“If Wal-Mart is an example of the type of job that the blue-collar man should be grateful to have, things don’t look good for the future.”
Over the past 40 years, a time in which U.S. GDP has more than doubled (after adjusting for inflation), the annual income of the “blue-collar” man has fallen by 28 percent according to the researchers at Brookings.
The blue collar, middle class worker now earns about the same as their counterparts in the 1950’s, and three times as many of them don’t work at all.
Our current situation
I don’t need to tell you how hard it is to survive as a workingman these days. Everything from food to healthcare costs has skyrocketed, and you have less income to pay the bills with.
“50 years ago, the largest employer was General Motors, where workers earned an equivalent of $50 per hour (in today’s money). Today, the largest employer — Wal-Mart — pays around $8 per hour” according to USA Today.
If Wal-Mart is an example of the type of job that the blue-collar man should be grateful to have, things don’t look good for the future.
Everyday we hear of another large company laying off thousands of workers or shipping jobs overseas. We have chalked this up to business taxes here in the United States—among other things. We have accepted that “this is our reality” but with company profits soaring, and CEO’s making billions millions of dollars, I ask why some of that hasn’t trickled down to the blue-collar, middle class man?
Today’s blue-collar man works hard but it’s an uphill battle.
Who’s looking out for us?
It’s no secret that union membership has been on the decline since 1954 when 34.8% of salaried worker belonged to a union, last year it was 11.3% according to Pew Research.
Wal-Mart, the nations largest employer, has notoriously stifled efforts from workers who want to unionize. The Canadian Supreme Court ruled that Wal-Mart violated Quebec labor laws when it closed a store after workers voted to unionized according to the New York Times.
No union? Large corporations that aren’t paying a living wage, but what about the government? Last year (2013) the government gave large corporations $176 billion dollars in corporate tax breaks according to the National Priorities Project. This number doesn’t reflect money saved by large corporations through tax loopholes and efforts to shield income overseas.
With representation declining, companies looking out for their profits over their employees, and a government that turns a blind eye, who is looking out for us? The answer is NO ONE.
We have to look at for each other and ourselves, or eventually the middle class will be phased out all together. If you want a better situation for yourself, here are three options to think about.
1. Go back to school
For the blue-collar man to get a good job these days, it’s probably going to require some sort of degree or special training. According to the Bureau of Labor Statistics, 27 percent of jobs in the U.S. require at least an associate degree. We have seen a wave of men going back to school to get a degree or training in a skilled trade. If you’re tired of grinding it out in a job like Wal-Mart (for example), going back to school may be an option for you.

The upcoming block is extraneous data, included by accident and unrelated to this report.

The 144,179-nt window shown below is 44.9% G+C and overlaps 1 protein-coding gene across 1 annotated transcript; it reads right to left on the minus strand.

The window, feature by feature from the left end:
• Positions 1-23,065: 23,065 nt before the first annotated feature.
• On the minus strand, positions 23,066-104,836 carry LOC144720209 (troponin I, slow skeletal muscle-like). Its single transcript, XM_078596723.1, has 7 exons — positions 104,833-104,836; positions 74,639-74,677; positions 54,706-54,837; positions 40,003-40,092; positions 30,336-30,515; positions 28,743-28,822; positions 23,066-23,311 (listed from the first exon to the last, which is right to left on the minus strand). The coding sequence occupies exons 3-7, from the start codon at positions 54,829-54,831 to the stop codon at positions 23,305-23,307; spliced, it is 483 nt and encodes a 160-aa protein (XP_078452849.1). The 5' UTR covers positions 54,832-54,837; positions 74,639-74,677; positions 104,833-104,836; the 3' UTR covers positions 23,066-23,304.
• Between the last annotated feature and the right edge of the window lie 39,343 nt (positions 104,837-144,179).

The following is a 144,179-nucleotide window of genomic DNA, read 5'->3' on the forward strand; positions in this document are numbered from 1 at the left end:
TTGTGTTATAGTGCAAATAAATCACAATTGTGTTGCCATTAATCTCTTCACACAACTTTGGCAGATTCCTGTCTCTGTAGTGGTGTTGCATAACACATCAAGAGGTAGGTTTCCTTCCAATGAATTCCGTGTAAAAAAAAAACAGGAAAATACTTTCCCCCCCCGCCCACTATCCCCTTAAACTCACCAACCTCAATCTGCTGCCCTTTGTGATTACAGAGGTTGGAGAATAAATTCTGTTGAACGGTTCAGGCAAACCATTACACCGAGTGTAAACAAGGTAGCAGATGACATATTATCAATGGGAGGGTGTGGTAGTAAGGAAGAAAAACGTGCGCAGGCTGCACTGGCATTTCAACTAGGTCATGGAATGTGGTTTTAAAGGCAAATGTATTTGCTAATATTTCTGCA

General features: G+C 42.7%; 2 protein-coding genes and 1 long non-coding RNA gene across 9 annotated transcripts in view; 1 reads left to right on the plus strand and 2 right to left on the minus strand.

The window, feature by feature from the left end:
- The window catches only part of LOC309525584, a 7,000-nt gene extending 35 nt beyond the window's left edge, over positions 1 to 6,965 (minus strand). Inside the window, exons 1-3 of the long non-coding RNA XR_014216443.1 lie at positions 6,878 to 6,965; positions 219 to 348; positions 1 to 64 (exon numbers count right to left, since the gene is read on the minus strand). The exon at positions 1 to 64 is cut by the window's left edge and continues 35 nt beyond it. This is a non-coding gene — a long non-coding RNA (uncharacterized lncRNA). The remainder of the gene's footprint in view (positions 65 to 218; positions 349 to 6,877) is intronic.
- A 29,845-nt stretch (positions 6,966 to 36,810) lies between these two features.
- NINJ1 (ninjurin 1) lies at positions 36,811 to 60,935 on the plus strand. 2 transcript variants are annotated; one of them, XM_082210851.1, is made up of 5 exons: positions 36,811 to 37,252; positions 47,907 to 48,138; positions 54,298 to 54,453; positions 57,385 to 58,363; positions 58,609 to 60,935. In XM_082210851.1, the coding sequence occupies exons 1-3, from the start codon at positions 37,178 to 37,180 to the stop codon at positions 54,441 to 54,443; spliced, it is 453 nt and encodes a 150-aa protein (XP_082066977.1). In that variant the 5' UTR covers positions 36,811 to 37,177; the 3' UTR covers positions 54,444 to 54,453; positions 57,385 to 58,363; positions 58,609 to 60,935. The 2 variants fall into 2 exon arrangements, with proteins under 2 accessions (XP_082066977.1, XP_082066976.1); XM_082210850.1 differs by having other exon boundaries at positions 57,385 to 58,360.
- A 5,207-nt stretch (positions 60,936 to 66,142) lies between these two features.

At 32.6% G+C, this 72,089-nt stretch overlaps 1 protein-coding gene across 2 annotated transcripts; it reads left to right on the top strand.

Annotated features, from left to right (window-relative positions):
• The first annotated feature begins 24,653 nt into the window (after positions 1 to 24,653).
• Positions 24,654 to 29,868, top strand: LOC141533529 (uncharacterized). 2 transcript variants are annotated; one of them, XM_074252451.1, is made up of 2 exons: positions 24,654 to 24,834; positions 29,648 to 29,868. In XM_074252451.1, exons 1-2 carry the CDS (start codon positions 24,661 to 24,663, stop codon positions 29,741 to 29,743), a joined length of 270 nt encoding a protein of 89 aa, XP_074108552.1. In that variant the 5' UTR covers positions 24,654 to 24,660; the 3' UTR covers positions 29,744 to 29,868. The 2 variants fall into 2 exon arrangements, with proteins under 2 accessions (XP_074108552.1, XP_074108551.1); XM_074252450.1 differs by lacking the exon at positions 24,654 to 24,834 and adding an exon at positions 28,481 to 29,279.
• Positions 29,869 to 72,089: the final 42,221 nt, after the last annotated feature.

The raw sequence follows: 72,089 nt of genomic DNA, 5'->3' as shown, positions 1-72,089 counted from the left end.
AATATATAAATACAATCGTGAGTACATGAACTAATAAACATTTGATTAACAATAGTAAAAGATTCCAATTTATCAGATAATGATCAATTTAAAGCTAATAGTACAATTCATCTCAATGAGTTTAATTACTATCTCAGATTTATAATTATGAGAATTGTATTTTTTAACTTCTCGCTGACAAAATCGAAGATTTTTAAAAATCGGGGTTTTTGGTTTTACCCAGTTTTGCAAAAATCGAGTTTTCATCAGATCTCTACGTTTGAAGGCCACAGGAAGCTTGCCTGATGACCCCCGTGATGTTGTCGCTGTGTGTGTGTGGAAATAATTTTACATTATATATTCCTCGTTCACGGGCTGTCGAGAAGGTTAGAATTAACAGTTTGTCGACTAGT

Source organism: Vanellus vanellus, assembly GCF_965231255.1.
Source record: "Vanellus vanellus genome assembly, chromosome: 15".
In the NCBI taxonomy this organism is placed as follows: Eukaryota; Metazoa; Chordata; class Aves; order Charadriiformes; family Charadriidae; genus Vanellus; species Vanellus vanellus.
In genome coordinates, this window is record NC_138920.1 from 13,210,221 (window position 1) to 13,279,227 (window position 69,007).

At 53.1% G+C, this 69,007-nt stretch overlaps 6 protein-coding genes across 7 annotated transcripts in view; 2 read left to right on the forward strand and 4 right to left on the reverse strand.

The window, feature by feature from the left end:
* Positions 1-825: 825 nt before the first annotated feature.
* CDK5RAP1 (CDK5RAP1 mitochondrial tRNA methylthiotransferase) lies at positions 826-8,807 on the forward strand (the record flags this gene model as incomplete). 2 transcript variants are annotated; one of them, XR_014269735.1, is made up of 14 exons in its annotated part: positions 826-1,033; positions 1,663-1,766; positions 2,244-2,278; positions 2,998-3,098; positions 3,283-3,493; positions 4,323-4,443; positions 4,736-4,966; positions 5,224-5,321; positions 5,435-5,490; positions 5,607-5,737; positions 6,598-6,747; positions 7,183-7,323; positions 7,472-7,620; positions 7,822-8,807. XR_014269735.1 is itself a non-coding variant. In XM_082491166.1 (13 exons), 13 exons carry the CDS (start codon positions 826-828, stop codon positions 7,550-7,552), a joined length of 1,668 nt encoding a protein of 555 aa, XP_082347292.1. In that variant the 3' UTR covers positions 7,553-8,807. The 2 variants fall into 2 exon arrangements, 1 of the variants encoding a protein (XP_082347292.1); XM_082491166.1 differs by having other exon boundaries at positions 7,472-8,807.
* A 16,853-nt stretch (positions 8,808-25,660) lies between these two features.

What I would strongly advise is don’t go into thousand of dollars in debt to do it. Student load debt has topped 1 trillion dollars according to the New York Times and with a over saturation of college educated workers (according to PBS), jobs AREN’T guaranteed.
2. Get a better job
27% of jobs require a degree, which means that 73% of jobs don’t. This is good news for the blue-collar man. You can research a job that you’re interested in, and put a place in place to land that job.
Starbucks attracted 7.6 million job applicants over the last 12 months for 65,000 jobs according to the Wall Street Journal. To stand out in today’s crowded job market, you have to be different and unique. Many large companies use keyword software to search applications for the skills they’re looking for.
If you’re going to try to get a better job, you have to do your homework about the company you’re applying at. Forbes offers 20 creative ways to stand out and get that job.
3. Start a business on the side
This is easier said than done in our recovering economy, but notice I didn’t say “impossible.” Some of the greatest businesses were started in down economies.
My advice is to start your business on the side and take advantage of the Internet. Right now there are 2.5 billion people online, if you were ever looking for a customer base to start a business, the Internet is a great place.
I have written about this before here on the Good Men Project:
There is something you are good at and passionate about, start your business from that thing.
If you’re a blue-collar worker you’ve probably already figured out that the large companies are not going to help you out, and the government is turning a blind eye. You have to do something on your own. The good news is that you can!
Too many men have accepted what they’ve been told and given, it has to stop. We’re destined for an incredible life, and since we spend 47 hours of our week at work, our work shouldn’t be something that takes away from that.
Don’t accept what’s been drilled into our heads by the system. Don’t accept complacency. Don’t give up until you do what too many people think is impossible. You can do it.
What have you experienced as a blue-collar working man?
Photo: Flickr/ Tymtoi